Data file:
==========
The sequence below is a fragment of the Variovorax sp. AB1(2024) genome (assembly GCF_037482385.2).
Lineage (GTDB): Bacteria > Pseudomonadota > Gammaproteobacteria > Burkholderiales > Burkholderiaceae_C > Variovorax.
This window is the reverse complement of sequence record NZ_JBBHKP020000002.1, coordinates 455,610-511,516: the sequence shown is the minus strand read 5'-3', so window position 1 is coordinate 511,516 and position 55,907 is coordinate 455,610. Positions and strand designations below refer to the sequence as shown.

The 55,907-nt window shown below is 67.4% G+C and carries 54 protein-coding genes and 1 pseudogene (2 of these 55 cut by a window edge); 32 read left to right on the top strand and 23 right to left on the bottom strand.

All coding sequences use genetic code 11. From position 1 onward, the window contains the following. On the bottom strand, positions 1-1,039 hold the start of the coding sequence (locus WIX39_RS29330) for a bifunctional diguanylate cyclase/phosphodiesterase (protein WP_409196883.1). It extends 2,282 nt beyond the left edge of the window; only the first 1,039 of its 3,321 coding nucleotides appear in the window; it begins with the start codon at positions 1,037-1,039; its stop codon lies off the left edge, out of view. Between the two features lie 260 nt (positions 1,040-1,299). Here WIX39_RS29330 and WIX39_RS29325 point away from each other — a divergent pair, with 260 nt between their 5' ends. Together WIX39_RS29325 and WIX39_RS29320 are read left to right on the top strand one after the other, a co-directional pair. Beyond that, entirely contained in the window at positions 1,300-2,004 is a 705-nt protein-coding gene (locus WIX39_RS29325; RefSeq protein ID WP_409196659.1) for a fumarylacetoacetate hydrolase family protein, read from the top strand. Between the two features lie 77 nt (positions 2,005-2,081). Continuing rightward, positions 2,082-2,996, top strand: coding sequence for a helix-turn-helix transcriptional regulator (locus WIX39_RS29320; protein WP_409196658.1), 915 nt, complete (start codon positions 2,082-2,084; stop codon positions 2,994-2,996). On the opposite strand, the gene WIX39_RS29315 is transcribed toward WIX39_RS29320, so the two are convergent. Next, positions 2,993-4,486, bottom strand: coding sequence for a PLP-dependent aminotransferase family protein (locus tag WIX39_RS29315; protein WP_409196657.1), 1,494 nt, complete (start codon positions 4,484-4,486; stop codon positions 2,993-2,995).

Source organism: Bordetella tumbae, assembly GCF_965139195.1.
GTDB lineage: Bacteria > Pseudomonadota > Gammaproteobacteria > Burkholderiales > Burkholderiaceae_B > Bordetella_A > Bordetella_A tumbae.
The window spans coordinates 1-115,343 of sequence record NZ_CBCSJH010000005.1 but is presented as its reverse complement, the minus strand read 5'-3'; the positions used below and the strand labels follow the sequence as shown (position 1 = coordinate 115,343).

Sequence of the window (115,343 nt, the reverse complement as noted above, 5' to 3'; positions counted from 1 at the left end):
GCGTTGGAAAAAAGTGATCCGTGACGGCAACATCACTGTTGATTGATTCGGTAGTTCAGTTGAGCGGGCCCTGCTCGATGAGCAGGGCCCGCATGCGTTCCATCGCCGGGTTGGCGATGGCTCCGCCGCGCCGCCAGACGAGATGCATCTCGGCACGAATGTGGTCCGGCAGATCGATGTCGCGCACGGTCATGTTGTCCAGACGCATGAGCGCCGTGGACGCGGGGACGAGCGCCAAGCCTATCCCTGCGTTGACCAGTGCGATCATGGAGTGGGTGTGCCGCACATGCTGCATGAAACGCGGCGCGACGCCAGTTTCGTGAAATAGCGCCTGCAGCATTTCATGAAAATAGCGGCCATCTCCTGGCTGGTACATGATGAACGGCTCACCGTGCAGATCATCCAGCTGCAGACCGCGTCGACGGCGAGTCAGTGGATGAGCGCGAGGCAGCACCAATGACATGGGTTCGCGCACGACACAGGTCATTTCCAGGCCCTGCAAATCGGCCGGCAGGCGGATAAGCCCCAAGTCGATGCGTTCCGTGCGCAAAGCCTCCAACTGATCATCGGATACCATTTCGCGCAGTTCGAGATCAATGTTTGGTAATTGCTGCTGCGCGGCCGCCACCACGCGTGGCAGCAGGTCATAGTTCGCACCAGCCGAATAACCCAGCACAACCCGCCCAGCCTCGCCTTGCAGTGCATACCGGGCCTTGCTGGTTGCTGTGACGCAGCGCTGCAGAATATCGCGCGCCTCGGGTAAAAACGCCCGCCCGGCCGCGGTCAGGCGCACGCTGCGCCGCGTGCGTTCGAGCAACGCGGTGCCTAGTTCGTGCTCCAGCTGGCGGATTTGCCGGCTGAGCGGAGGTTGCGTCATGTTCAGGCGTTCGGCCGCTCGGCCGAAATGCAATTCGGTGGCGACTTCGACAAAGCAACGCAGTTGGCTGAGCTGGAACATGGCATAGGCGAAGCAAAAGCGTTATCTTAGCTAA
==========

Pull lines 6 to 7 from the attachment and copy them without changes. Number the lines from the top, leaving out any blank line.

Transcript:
Source organism: Bordetella tumbae, assembly GCF_965139195.1.
GTDB lineage: Bacteria > Pseudomonadota > Gammaproteobacteria > Burkholderiales > Burkholderiaceae_B > Bordetella_A > Bordetella_A tumbae.